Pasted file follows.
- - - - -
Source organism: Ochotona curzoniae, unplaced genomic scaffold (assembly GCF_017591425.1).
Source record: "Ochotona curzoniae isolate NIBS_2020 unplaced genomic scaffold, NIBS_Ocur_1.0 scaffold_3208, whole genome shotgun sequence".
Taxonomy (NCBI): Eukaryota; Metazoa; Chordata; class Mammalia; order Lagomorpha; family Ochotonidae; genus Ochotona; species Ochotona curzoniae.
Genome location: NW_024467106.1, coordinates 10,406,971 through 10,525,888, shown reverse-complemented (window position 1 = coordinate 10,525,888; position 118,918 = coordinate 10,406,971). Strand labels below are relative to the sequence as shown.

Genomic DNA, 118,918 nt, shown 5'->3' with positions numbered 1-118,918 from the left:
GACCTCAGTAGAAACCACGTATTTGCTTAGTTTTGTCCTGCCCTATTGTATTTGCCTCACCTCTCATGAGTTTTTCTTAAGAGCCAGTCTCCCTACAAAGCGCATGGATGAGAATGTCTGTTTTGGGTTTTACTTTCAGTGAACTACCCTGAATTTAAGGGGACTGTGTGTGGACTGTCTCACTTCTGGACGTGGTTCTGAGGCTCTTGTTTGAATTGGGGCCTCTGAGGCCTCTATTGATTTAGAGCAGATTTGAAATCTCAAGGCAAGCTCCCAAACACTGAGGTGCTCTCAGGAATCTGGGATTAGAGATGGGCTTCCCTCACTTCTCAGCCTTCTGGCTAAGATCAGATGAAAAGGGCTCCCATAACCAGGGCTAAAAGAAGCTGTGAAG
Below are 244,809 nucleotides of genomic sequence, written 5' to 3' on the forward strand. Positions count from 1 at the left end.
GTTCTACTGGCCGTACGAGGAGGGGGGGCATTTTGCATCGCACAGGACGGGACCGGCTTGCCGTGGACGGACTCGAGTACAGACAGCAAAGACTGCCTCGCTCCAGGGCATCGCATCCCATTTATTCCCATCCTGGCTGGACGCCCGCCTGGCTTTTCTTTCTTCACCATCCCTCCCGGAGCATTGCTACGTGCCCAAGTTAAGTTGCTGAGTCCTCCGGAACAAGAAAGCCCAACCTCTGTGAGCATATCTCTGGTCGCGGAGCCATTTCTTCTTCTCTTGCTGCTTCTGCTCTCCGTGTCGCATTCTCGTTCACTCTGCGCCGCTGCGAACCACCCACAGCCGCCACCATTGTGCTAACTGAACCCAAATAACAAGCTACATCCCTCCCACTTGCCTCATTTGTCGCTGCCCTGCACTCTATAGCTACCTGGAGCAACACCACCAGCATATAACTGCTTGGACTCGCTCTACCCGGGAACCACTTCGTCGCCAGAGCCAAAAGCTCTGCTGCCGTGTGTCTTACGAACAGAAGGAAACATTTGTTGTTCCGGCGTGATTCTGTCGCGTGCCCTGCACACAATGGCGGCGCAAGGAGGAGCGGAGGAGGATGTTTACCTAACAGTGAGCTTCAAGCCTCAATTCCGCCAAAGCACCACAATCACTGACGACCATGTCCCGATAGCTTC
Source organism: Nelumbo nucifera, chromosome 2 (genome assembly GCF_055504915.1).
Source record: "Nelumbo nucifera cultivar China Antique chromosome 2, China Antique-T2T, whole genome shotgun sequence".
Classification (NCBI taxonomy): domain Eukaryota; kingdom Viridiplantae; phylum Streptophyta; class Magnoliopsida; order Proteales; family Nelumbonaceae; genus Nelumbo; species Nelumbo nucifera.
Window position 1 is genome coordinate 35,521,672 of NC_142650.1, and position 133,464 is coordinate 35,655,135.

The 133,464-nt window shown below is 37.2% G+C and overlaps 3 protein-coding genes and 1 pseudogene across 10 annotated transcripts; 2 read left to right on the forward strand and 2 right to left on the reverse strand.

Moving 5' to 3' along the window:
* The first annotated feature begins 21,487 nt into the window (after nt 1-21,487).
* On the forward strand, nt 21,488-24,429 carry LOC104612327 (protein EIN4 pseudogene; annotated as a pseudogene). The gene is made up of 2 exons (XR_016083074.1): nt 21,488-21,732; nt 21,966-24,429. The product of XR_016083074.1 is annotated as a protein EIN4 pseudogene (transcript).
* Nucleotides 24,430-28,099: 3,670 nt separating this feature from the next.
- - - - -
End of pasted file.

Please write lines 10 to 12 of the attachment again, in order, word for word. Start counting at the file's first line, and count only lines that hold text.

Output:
Source record: "Nelumbo nucifera cultivar China Antique chromosome 2, China Antique-T2T, whole genome shotgun sequence".
Classification (NCBI taxonomy): domain Eukaryota; kingdom Viridiplantae; phylum Streptophyta; class Magnoliopsida; order Proteales; family Nelumbonaceae; genus Nelumbo; species Nelumbo nucifera.
Window position 1 is genome coordinate 35,521,672 of NC_142650.1, and position 133,464 is coordinate 35,655,135.